I’ve spent my whole life watching my ignorance be exposed.
When I worked at a small firm in California, I thought the whole litigation world was my oyster: We handled all civil cases (other than immigration or family law matters) in all state and federal courts in California.
I moved to a huge firm in Cleveland and lost my bearings: I now held myself out as being able to handle any civil case filed in any court in the United States. (This was a big change. When I worked in California, at least I knew what advance sheets to read. Cleveland set me adrift at sea.) Now, surely, the world was my oyster.
Wrong again. Now I’ve gone in-house, and I’m ultimately responsible for all litigation filed against my company anywhere in the world. The world is my oyster….
You’ll be pleased to read that I actually have a point here, other than regaling you with fascinating details about my personal life. In fact, I have two points.
Both points expose my ignorance.
First, there’s the lesson I’m learning in comparative civil procedure. When I talk to outside counsel about a lawsuit pending in the United States, I have a reasonably good sense of what’s going on. My mind is in gear.
But when I talk to outside counsel overseas, I’m clueless. I now have a standard litany before I start one of these conversations:
“Before we talk about my particular case, I have to ask you a few questions. First, do you have juries in your country for a case such as mine? Second, in your country, does the losing party pay the winning party’s legal fees? Third, in your country, is it possible to learn before trial what evidence the other side is likely to present in court? If so, is that procedure restricted to learning in advance what documents the other side will offer, or are we allowed to put the other side’s witnesses under oath and learn before trial what the oral trial testimony is likely to be? In your country, is it possible to get out of a lawsuit before a trial is held? If so, when will we have those opportunities, and what standards will the court apply?” Finally, in a few (but by no means all) countries, “Can we trust the judicial system, or are the judges typically corrupt?”
Then we can talk.
This has been fascinating (to me, at least, but I realize I’m a little odd) in several ways. I never before focused on what a U.S.-centric litigation life I had been living. There’s a brave new world out there, and I’d never given it a moment’s thought. Once I gave it thought, I was surprised by how few questions it actually takes to get one’s mind in gear. My standard litany hardly turns me into an expert in, say, Sudanese civil procedure, but my few questions are enough to elicit the general lay of the land. It’s also surprising to see that, so long as the judiciary is honest, it’s possible to participate in basically any type of judicial proceeding and be generally comfortable with the process. The rules of procedure vary wildly, but you can basically live with ‘em all.
The second spot where I was ignorant involves a dicier issue. In the United States, the ethical rules forbid lawyers from threatening to initiate criminal proceedings to obtain an advantage in a civil case. So we don’t do that.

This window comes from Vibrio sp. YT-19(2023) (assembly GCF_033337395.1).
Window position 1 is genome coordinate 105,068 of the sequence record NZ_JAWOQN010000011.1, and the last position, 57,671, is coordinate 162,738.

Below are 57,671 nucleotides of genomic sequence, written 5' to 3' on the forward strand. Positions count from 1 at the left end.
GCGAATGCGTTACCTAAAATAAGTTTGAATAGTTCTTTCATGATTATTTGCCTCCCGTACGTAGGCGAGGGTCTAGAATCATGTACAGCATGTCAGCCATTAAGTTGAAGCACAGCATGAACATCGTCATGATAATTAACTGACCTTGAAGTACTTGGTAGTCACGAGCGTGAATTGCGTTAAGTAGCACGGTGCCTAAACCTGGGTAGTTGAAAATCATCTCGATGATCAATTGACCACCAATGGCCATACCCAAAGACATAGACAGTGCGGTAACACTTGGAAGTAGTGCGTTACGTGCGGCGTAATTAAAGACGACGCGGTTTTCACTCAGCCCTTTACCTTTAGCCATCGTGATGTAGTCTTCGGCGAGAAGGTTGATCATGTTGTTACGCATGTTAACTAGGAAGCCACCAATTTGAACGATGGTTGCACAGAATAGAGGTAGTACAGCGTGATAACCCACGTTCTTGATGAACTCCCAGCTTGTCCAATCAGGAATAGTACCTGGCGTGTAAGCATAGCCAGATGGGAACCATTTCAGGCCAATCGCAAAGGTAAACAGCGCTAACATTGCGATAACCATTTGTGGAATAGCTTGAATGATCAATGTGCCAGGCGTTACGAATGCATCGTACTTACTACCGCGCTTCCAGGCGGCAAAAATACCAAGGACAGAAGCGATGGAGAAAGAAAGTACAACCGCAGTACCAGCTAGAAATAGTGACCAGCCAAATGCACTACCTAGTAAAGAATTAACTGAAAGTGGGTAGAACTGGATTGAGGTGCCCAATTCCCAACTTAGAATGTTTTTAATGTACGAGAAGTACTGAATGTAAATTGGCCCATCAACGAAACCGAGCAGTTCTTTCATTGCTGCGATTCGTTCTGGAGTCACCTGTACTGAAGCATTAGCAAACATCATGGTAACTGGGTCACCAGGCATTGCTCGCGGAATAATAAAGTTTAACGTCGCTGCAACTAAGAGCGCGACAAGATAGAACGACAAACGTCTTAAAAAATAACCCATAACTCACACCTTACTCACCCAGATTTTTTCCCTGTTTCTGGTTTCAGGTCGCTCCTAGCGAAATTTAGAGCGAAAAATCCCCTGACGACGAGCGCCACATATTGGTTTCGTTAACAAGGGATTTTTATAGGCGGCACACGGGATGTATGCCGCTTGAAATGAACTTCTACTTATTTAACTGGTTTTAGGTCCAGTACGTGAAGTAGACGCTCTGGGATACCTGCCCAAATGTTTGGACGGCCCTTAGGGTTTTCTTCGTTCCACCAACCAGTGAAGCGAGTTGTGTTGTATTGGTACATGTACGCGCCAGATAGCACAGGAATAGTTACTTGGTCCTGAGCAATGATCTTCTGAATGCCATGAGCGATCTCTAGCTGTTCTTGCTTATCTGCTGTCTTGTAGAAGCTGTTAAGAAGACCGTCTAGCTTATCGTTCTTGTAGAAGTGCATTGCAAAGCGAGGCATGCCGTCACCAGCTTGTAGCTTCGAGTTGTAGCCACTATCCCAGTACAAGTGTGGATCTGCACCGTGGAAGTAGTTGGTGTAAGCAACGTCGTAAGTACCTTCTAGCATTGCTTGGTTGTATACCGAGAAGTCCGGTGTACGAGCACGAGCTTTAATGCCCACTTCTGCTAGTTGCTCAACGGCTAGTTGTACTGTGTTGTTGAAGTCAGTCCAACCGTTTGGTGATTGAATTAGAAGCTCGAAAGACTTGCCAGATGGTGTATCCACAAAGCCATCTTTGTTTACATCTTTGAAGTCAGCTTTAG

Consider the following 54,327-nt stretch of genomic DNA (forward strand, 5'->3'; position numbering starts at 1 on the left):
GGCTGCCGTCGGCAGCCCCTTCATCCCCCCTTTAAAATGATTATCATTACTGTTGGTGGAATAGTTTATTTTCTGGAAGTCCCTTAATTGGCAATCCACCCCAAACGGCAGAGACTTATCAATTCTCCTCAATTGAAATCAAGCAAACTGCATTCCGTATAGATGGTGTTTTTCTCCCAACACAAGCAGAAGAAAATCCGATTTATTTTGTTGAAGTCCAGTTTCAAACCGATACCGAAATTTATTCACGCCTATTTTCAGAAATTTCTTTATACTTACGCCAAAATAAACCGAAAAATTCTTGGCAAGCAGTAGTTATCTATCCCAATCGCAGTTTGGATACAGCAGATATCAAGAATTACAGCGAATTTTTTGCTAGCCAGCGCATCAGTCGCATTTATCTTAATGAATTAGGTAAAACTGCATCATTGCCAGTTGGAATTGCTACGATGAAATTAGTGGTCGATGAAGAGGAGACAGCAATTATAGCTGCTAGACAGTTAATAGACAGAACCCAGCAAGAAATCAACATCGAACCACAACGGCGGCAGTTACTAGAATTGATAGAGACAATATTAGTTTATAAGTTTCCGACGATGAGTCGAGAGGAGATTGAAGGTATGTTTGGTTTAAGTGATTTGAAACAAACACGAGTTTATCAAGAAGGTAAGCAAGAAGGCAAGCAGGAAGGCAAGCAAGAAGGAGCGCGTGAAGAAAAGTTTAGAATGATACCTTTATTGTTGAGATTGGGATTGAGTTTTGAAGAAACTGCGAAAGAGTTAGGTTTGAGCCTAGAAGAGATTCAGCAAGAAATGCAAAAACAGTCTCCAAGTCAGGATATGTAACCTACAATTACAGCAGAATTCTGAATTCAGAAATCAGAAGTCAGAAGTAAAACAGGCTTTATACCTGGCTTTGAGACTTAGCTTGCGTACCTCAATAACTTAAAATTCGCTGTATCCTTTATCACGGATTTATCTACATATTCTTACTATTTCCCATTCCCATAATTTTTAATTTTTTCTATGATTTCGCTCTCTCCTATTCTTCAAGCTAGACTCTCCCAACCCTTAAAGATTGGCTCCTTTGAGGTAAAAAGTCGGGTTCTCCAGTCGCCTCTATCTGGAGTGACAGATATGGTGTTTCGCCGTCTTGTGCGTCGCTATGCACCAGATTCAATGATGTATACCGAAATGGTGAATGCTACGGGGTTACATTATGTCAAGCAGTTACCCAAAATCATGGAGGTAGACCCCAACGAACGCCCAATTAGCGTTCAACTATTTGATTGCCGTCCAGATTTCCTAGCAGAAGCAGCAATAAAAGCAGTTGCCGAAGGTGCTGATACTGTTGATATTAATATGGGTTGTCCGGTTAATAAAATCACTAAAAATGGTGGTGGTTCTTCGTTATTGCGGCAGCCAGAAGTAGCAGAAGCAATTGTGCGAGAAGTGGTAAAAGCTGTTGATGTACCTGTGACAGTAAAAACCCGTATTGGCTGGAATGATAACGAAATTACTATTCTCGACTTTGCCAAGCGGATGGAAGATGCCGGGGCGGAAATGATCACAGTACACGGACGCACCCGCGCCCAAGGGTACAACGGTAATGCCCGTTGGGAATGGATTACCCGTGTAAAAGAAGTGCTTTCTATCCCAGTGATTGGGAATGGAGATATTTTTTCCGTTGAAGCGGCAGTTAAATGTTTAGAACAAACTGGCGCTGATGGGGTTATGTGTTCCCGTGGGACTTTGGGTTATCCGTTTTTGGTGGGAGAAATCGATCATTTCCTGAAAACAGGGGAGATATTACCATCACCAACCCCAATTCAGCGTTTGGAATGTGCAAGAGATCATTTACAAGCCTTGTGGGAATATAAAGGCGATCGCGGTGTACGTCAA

But the rules in, say, Sudan may not be so clear. (I’m picking on Sudan because it’s on the so-called OFAC list, which forbids U.S. companies from doing business there. So my employer is pretty unlikely to find itself before some Sudanese judge who’s ticked off because I made fun of his country in a post at Above the Law. You can’t be too careful, you know.)
(By the way, did I mention that I hold the Sudanese judiciary in the highest regard?)
Anyway, suppose opposing counsel in Sudan threatens my client (or my local counsel) with criminal proceedings to try to coerce settlement of a civil case. If that’s the way people litigate in Sudan, can I tell my local counsel to retaliate by threatening to initiate criminal proceedings of our own? Or am I constrained by American rules of propriety even when I’m playing in a Sudanese sandbox?
It would probably violate attorney-client privilege to reveal whether I’ve yet confronted this issue in my in-house job. And I must say that my initial reaction is to play by the American rules of ethics (for a host of reasons, including self-preservation). But I worry that while I’m playing by the Marquess of Queensberry Rules, the other side will be playing by the Marquis de Sade’s, and my client will suffer from my failure to be a sufficiently zealous advocate.
Here’s the beauty of having been invited to write for Above the Law: Now that I’ve posed this question publicly, it’s likely that some knowledgeable person will be able to provide an answer.
If so, I’m all ears. I’ve been ignorant for long enough.
Mark Herrmann is the Vice President and Chief Counsel – Litigation at Aon, the world’s leading provider of risk management services, insurance and reinsurance brokerage, and human capital and management consulting. He is the author of The Curmudgeon’s Guide to Practicing Law.
You can reach him by email at email@example.com.